Tax season never really ends. With different fiscal years and ongoing extensions, it seems like there’s always another closing and another return to prepare. And while we’ve gotten promises to simplify the Tax Code for decades, tax research is still a time-consuming and odious task.

It has gotten better, though. That’s not because the code has gotten more concise or we’ve experienced a dearth of new case law, but simply because each year, tax research vendors add content and make it more efficient and productive to search through the morass of information and practice aids available.

Just as with tax preparation software, each new year brings with it the opportunity to examine the research software you use and establish how effective your use of it was. Is it worthwhile renewing it for another year, or is this the year that you decide to look at the alternatives?

If you do decide to re-examine the software and content solutions available, as in previous years, we’ve surveyed the top tax research providers and assembled a chart detailing the features and functions in the products they provide (see the 2017 Tax Research Comparison Guide).

In addition to asking them to complete the chart, we also requested that they update you on what new features and functionality they have added to their offerings in the past year. Their replies are presented below.

number of words in the tax code, in millions

Every practice is different and unique. And practices change from year to year, with new clients coming on board and others retiring. That results in needs changing as well.

Before tax season really hits in full force, it’s a good idea to see how well your current research solution matched your needs in the year past.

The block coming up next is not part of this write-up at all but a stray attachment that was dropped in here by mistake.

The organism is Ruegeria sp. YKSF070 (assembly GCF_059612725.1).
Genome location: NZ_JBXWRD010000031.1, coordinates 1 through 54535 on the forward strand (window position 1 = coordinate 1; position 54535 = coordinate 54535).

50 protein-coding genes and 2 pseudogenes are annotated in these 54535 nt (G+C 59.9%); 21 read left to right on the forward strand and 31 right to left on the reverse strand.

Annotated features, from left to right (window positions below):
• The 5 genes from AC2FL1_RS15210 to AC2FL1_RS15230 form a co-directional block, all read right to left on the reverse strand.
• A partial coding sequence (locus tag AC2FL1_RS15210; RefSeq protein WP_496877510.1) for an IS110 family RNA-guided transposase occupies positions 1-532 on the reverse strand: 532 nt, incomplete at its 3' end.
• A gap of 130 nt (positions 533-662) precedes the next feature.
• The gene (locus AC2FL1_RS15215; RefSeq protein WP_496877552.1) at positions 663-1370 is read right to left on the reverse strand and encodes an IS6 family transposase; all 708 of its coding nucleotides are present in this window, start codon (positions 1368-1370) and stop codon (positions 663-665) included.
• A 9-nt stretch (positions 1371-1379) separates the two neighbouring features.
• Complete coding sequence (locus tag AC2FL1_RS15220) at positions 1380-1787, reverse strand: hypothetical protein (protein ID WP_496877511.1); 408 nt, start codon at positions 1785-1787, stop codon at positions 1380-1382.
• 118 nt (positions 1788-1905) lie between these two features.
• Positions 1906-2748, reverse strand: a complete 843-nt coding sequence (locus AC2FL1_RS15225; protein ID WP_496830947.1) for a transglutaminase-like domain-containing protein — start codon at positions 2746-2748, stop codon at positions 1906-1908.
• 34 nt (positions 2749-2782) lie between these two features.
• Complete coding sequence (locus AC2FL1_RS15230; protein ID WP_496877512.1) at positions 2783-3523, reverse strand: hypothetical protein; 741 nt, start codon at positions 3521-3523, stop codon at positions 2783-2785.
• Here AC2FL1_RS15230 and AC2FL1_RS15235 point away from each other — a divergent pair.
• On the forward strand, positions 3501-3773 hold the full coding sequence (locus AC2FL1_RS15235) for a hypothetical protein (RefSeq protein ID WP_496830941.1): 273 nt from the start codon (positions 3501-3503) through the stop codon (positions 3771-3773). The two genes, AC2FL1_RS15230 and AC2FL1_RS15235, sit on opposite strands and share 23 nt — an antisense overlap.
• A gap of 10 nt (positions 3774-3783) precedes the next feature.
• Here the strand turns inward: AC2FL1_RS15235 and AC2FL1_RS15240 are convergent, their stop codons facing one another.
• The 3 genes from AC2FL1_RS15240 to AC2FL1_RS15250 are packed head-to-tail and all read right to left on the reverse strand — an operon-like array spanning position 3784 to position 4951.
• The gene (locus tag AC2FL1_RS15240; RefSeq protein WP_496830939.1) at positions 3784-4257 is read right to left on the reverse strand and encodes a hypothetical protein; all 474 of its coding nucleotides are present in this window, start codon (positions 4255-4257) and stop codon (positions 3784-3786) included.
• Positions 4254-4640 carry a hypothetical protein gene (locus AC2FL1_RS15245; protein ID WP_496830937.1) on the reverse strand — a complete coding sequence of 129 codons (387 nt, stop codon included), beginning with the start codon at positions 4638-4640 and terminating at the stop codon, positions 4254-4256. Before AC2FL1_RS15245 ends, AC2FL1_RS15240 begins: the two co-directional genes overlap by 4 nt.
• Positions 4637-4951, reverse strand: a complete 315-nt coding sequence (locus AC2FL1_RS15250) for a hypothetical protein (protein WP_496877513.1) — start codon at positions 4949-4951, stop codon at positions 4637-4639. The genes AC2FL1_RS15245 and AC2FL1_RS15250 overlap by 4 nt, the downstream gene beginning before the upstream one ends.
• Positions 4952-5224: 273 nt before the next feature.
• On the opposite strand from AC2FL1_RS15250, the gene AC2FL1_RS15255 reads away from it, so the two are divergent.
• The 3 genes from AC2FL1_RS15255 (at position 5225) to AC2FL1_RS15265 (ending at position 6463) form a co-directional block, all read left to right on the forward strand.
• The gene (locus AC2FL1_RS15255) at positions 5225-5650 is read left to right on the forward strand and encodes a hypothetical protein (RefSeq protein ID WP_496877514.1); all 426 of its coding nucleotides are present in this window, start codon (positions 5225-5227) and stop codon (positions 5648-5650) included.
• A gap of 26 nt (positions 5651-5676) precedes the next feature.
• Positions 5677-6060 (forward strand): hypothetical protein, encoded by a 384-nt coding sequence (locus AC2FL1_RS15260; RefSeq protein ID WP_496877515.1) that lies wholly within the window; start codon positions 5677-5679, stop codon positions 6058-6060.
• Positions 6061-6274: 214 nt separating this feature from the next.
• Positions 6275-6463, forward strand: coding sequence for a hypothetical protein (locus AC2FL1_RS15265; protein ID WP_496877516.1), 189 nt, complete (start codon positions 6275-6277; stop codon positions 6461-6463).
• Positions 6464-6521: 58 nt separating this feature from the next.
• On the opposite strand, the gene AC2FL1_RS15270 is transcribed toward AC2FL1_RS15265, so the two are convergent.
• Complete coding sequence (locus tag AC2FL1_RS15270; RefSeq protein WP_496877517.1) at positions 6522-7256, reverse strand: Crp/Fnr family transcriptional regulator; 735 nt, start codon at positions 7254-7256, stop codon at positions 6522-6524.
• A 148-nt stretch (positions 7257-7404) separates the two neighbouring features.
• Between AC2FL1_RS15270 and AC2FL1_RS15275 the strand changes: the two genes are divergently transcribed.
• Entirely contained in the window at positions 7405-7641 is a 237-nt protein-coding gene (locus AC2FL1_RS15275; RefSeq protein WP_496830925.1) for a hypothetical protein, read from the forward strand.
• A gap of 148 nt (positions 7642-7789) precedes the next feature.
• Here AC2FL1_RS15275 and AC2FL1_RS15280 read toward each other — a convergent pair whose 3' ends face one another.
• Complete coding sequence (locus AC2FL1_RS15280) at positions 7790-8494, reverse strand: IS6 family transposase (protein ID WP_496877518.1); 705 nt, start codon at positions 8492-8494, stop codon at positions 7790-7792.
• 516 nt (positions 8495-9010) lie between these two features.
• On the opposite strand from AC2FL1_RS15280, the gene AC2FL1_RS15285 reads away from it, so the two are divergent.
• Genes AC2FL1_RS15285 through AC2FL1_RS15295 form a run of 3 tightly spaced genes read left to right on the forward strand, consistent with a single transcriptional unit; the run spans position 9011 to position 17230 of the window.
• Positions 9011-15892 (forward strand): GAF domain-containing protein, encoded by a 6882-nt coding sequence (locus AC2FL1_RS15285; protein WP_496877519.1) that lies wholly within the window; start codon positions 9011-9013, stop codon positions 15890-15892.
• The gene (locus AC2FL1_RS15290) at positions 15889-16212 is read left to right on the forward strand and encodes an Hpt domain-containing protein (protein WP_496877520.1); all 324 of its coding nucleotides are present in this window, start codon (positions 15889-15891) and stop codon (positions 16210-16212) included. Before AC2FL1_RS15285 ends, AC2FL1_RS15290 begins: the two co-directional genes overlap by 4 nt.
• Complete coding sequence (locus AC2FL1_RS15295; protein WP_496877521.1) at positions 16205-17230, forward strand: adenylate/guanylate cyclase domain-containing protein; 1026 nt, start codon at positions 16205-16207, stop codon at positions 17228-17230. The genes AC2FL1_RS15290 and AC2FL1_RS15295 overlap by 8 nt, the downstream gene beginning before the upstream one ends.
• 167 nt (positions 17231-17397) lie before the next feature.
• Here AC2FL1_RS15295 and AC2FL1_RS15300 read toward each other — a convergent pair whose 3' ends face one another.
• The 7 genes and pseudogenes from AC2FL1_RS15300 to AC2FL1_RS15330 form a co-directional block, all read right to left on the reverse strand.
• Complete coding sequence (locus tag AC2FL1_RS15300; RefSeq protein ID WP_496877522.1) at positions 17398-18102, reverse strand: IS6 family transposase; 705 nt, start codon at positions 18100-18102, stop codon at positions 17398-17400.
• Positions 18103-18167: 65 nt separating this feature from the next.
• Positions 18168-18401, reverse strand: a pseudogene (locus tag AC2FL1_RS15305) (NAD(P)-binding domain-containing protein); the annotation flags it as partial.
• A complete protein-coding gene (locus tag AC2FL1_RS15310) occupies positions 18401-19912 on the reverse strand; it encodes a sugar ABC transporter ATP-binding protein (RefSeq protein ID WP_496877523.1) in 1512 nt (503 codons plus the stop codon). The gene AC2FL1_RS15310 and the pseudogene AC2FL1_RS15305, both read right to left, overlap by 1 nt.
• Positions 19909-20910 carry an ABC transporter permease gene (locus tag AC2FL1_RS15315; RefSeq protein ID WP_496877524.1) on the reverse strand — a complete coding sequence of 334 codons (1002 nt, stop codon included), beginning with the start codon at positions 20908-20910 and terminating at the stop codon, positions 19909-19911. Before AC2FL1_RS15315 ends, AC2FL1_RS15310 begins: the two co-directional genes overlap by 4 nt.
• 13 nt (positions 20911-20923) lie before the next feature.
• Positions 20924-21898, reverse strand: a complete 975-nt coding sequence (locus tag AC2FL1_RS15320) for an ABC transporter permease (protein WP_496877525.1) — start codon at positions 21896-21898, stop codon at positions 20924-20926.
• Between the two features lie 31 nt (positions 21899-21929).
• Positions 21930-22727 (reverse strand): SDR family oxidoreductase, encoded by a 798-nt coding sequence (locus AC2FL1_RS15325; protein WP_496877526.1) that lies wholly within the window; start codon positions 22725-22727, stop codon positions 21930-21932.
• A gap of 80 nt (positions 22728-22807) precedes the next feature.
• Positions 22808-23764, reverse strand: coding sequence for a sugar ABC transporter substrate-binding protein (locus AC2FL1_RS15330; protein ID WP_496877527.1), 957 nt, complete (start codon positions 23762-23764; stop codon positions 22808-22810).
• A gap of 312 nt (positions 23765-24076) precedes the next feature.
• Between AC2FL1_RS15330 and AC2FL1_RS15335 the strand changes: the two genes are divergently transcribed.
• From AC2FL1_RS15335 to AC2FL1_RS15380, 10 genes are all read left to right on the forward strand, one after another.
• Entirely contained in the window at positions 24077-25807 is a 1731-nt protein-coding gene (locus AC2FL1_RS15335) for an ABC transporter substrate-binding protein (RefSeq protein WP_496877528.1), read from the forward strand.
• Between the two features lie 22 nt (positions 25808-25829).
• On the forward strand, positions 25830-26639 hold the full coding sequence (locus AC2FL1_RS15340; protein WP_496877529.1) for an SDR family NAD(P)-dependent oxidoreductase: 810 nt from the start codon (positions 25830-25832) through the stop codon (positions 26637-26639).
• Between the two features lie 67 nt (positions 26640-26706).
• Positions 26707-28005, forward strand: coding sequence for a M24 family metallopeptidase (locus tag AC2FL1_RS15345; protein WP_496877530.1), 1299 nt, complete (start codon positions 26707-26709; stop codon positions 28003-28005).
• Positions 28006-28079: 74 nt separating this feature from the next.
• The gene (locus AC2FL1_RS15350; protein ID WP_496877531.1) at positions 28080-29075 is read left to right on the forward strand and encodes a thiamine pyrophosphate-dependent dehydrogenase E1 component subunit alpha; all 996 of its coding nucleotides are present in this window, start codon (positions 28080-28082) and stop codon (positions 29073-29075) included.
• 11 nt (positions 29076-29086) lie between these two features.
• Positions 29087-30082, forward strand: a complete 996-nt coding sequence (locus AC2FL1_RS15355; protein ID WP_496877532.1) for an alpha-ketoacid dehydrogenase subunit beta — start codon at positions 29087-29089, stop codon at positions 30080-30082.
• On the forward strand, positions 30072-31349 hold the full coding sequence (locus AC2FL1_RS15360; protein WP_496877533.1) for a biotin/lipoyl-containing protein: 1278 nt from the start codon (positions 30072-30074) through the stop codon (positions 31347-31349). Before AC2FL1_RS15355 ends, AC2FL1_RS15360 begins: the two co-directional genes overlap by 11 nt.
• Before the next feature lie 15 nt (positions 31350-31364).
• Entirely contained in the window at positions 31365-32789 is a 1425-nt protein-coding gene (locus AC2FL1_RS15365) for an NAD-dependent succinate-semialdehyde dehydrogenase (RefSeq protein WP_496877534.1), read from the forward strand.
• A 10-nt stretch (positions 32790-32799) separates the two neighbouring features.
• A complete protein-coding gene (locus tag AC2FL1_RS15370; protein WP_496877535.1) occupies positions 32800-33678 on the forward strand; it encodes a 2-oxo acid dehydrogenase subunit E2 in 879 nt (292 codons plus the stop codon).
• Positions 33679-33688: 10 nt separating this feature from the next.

Then, with an eye on the future, you can assess whether it’s time to reassess your upcoming requirements.


WHAT’S NEW

Bloomberg BNA: New features include Tax Reform Watch and Alerts, and Hurricane Relief Guidance, both of which integrate news, analysis and practical guidance. The company has significantly expanded its state tax content with a comprehensive pass-through entity resource including detailed analysis and practical guidance on a state-by-state basis.

International enhancements include the first Multilateral Instrument Tracker as well as MLI Alerts on treaties, and a Treaty Primer that is a practical guide to understanding income tax treaties.

Tax Materials Inc.: The company’s “Jacob Special” includes both its TheTaxBook Deluxe Plus Edition and online WebLibrary Plus for a single price. It also offers more than 45 self-study CPE courses. Its Client Handouts product offers more than 100 handouts, including a quarterly newsletter for marketing a tax practice.

Thomson Reuters Tax & Accounting: The company’s Checkpoint PPC tax compliance Deskbooks have been enhanced with hundreds of interactive practice aids directly incorporated into the tax compliance research workflow.

Its Checkpoint Answer Path has also been expanded to include orientation to business tax topics, including depreciation and amortization, business incentive credits, capital gains and losses, business travel expenses and more. Answer Path also includes relevant charts in a state and local keyword search.

Wolters Kluwer: CCH AnswerConnect is all-new for 2017, providing an answer-oriented tax information service that replaces traditional search-and-retrieve with a transformed question-and-answer model.

It answers many questions before a search is even run, and includes topic pages that provide a full 360-degree view with quick access to recommended topics, key primary sources, client letters, practice aids and IRS publications, as well as pre-configured CCH SmartCharts.

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Ted Needleman

Ted Needleman

Ted Needleman has been covering technology for more than 30 years, writing frequently on software, hardware, and related subjects. He was previously editor-in-chief of Accounting Technology.